could not in ye extremity of ye pain submitt with cheerfullness to ye will of God; & told us yt God spake many things to him under this exercise. 26d. 6 m.—Mr. Mitchell wth diverse came to visit us; or discourse tended to provoke to give up or selves wholly to Jesus Christ and make him ye whole delight of or souls. Within dent, honest, conscientious, and faithful men. This important committee consisted of four Assistants, four Deputies, and four clergymen, of whom Danforth and Mitchell were of Cambridge. The report was signed by Danforth, and was probably written by him; it is here inserted, as it indicates the skill and firmness with which enr of any who are not chosen by this people according to theire patent, Cambridg the 17th of the 8. 1664. Charles Chauncy. Edward Oakes. Samll. Andrewe. Jonathan Mitchell. Elijah Corlett. Richard Champny. Edmund Frost. Gregory Stone. John Bridge. John Stedman. ffrancis Whitmor. Richard Jackson. Edward Shephard. Gilber
Lucius R. Paige, History of Cambridge, Massachusetts, 1630-1877, with a genealogical register, Chapter 15: ecclesiastical History. (search)
eover, Mr. Shepard's successor, the matchless Mitchell, prepared in 1658 a manuscript account of Thethe pinning mended. During his ministry, Mr. Mitchell encountered two special trials, namely, the IV., ch. IV., † 10. To the lasting honor of Mitchell and Dunster, it should be remembered that theks from his library. And Mather says, that Mr. Mitchell continued such an esteem for Mr. Dunster, t. It is reported by his biographers, that Mr. Mitchell was a Fellow of Harvard College, 1650, a meIf an Ecumenical Council could be obtained, Mr. Mitchell were worthy to be its moderator. But his lof President Dunster are in fact the bones of Mitchell. They are briefly as follows: About thirty y expensive sepulchre; but, on the other hand, Mitchell died in the meridian of his fame, and left a tructure and adornments of the grave point to Mitchell rather than to Dunster, much more its contentdren. For three years after the death of Mr. Mitchell, the church remained destitute of a pastor;[23 more...]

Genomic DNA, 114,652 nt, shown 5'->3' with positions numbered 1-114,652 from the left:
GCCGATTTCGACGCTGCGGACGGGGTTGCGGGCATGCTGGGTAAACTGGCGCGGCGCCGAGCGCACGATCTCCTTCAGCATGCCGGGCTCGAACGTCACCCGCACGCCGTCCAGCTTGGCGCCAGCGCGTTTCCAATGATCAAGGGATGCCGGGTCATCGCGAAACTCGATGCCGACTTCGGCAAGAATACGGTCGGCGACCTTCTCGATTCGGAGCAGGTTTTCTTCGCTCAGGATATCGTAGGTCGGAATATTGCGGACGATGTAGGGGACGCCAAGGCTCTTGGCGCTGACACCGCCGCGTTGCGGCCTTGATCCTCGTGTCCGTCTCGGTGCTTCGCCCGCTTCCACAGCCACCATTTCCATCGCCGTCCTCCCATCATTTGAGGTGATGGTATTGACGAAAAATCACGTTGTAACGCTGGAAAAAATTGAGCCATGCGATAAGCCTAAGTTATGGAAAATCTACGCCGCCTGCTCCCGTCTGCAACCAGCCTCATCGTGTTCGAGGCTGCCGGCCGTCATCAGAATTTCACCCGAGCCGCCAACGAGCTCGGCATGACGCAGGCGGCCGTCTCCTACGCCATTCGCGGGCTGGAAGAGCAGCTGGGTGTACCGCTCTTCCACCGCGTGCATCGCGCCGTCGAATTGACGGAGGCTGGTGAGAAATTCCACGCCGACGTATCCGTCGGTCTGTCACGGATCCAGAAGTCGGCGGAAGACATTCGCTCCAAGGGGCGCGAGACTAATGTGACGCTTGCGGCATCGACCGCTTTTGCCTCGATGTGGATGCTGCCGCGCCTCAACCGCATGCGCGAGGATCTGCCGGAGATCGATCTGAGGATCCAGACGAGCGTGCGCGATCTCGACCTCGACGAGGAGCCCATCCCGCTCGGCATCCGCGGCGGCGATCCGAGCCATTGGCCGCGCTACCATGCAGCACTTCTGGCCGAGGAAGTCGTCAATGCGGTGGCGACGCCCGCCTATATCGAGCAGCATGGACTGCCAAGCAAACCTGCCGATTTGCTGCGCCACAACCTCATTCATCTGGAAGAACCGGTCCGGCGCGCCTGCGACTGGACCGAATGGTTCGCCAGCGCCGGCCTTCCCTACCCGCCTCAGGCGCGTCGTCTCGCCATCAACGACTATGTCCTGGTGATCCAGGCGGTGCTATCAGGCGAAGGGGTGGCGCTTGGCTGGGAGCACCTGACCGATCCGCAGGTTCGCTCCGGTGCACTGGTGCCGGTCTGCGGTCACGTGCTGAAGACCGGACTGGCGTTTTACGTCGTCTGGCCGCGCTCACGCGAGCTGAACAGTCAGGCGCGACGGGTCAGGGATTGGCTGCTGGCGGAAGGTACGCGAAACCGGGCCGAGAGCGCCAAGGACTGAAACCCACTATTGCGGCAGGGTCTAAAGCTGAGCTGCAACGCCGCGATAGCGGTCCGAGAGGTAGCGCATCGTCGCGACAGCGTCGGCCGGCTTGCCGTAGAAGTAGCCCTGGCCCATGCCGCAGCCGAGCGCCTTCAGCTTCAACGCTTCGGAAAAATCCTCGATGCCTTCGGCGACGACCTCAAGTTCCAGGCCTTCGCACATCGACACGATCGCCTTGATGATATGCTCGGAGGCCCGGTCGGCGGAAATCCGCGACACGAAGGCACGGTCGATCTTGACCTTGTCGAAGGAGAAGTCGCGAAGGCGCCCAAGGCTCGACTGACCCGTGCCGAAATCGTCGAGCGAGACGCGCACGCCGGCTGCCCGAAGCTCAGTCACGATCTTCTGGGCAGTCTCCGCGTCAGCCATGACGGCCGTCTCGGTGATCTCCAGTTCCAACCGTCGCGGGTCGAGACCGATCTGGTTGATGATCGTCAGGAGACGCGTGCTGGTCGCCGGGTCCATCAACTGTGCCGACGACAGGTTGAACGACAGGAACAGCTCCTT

Lucius R. Paige, History of Cambridge, Massachusetts, 1630-1877, with a genealogical register, Chapter 17: heresy and witchcraft. (search)
e, that many of the heretical party, in Boston, Salem, Newbury, Roxbury, Ipswich, and Charlestown, were disarmed. Mass. Col. Rec., i. 211, 212. The Cambridge church, however, seems to have escaped infection; and none of its members were included among the disaffected and supposed dangerous class. The vigilancy of Mr. Shepard was blessed ..... for the preservation of his own congregation from the rot of these opinions. Magnalia, ut sup. Nearly twenty years later, his successor, Mr. Mitchell, was sorely tried by the defection of President Dunster from the established faith, as related in chapter XVI. Great excitement followed, both in church and in state; and, as Dunster would neither renounce nor conceal his opposition to infant baptism, he was removed from office as head of the College (designed to be the school of the prophets), and fell under censure of the civil magistrates. Both consequences were natural, and apparently unavoidable. The governors of the College could